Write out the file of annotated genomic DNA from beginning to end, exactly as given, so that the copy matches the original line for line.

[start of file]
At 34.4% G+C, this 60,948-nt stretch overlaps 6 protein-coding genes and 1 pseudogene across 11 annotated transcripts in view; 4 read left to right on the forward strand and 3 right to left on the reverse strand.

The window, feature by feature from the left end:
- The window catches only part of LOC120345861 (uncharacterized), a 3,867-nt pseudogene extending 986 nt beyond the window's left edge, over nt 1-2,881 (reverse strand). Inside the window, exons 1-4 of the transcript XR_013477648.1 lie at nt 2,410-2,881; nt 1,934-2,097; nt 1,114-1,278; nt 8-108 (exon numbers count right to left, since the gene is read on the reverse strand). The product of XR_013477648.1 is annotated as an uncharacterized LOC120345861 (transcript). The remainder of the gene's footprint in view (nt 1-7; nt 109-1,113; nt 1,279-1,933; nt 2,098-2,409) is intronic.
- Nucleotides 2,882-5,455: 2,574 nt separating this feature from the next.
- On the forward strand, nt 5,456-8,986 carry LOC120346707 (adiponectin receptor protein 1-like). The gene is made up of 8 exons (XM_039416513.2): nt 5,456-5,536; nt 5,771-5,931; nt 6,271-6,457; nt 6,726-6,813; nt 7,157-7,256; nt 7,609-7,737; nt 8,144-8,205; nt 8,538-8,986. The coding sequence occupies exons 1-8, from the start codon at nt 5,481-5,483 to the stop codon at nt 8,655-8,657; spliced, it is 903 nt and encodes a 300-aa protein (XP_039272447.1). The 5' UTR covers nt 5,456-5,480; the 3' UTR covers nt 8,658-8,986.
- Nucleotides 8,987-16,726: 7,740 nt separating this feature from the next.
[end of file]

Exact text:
At 34.4% G+C, this 60,948-nt stretch overlaps 6 protein-coding genes and 1 pseudogene across 11 annotated transcripts in view; 4 read left to right on the forward strand and 3 right to left on the reverse strand.

The window, feature by feature from the left end:
- The window catches only part of LOC120345861 (uncharacterized), a 3,867-nt pseudogene extending 986 nt beyond the window's left edge, over nt 1-2,881 (reverse strand). Inside the window, exons 1-4 of the transcript XR_013477648.1 lie at nt 2,410-2,881; nt 1,934-2,097; nt 1,114-1,278; nt 8-108 (exon numbers count right to left, since the gene is read on the reverse strand). The product of XR_013477648.1 is annotated as an uncharacterized LOC120345861 (transcript). The remainder of the gene's footprint in view (nt 1-7; nt 109-1,113; nt 1,279-1,933; nt 2,098-2,409) is intronic.
- Nucleotides 2,882-5,455: 2,574 nt separating this feature from the next.
- On the forward strand, nt 5,456-8,986 carry LOC120346707 (adiponectin receptor protein 1-like). The gene is made up of 8 exons (XM_039416513.2): nt 5,456-5,536; nt 5,771-5,931; nt 6,271-6,457; nt 6,726-6,813; nt 7,157-7,256; nt 7,609-7,737; nt 8,144-8,205; nt 8,538-8,986. The coding sequence occupies exons 1-8, from the start codon at nt 5,481-5,483 to the stop codon at nt 8,655-8,657; spliced, it is 903 nt and encodes a 300-aa protein (XP_039272447.1). The 5' UTR covers nt 5,456-5,480; the 3' UTR covers nt 8,658-8,986.
- Nucleotides 8,987-16,726: 7,740 nt separating this feature from the next.